The combination of what investors want and an increasingly competitive marketplace is leading some fund managers to pursue deals that may not completely fit the bill of an infrastructure deal.
“There is a lot that’s being called infra- structure now that was simply private equity a few years ago. Container cargo rental businesses, laundry machines, logistics companies, are all things private equity firms have been investing in for a long time,” McComiskey says. “Capital asset rental businesses have a long history in the private equity realm.”
We’ve given up on the definition. We just go for essential infrastructure, assets that have real barriers to entry, whether that’s a concession or a physical barrier” Mion
McComiskey adds that the expanding boundaries of infrastructure are driving up returns and creating higher expecta- tions for the asset class that will be hard to meet when pursuing a strategy that is more strictly aligned with traditional definitions of infrastructure.
“The returns this sector has generated over the past 10 years are, on average, arguably higher than returns from private equity. There is little possibility that this may have moved expectations a little out of line in some quarters. You shouldn’t consistently be able to generate 20 per- cent returns pursuing a core, core-plus strategy,” he says.
According to Mahon, part of infra- structure’s outsized returns of late comes from asset sales and fund managers’ exit strategies. “If you take out of portfolio returns the accreted value upon exit and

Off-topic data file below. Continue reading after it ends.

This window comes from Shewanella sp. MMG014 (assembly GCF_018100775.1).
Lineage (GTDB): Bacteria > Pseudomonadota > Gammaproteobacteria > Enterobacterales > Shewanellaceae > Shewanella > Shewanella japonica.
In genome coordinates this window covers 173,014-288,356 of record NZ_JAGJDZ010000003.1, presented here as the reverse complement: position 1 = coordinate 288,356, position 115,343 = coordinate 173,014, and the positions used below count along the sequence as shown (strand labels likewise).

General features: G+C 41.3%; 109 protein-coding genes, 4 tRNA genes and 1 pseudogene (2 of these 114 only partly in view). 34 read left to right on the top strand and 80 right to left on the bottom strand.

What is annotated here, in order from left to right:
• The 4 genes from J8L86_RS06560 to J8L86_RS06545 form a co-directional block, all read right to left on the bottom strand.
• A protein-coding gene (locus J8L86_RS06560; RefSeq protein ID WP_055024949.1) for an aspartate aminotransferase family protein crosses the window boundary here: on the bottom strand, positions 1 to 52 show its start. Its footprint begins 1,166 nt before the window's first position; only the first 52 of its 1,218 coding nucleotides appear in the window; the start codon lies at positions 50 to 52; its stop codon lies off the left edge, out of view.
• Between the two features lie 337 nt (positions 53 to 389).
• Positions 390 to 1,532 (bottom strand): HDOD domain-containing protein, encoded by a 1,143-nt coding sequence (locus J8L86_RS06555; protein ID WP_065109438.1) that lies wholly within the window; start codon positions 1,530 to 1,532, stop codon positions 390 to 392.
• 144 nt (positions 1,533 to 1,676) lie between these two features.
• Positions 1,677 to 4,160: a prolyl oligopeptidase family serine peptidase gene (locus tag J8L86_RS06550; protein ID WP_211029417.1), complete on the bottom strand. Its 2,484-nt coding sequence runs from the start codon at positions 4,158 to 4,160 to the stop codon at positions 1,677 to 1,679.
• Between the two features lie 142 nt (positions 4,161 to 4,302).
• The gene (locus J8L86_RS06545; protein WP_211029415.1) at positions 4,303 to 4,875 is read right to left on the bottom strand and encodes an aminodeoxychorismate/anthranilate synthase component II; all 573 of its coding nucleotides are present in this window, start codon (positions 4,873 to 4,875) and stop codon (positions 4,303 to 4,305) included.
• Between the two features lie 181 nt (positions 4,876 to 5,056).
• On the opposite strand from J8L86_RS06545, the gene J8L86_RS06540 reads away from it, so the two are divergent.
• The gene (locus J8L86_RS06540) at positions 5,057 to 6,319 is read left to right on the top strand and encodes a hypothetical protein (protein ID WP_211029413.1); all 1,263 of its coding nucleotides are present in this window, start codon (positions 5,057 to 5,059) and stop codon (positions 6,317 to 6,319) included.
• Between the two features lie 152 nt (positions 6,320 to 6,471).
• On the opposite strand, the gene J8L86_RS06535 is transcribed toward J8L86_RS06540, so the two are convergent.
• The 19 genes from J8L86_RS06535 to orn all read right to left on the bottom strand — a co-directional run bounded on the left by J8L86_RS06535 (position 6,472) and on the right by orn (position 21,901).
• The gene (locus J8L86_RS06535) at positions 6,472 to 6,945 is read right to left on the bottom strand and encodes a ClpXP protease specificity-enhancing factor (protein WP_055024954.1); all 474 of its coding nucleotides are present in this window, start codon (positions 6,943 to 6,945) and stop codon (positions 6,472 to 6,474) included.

just look at cash-on-cash, which theoreti- cally is the way everyone should be look- ing at infrastructure, then you get back to what I call normalised infrastructure returns,” she says.
Smith argues that part of today’s infra- structure returns is the result of macro- economic factors. “We’re inflated a little bit by decreasing interest rates. However, if there’s a little volatility, on average I think you have better performance in infrastructure.”
LACK OF PRIVATE EQUITY INVESTMENT
Mahon says she’s annoyed by the misconception that there is a lack of private investment in US infrastructure. “Save me room on my soapbox,” she exclaims. “I think every person outside the United States gets that wrong. Just remember who buys muni-bonds,” she says.
McComiskey responds that “in theory” the US is the cheapest market for funding infrastructure projects. “It’s just that the cheap financing makes significant portions of the market not amenable to people like us,” he says.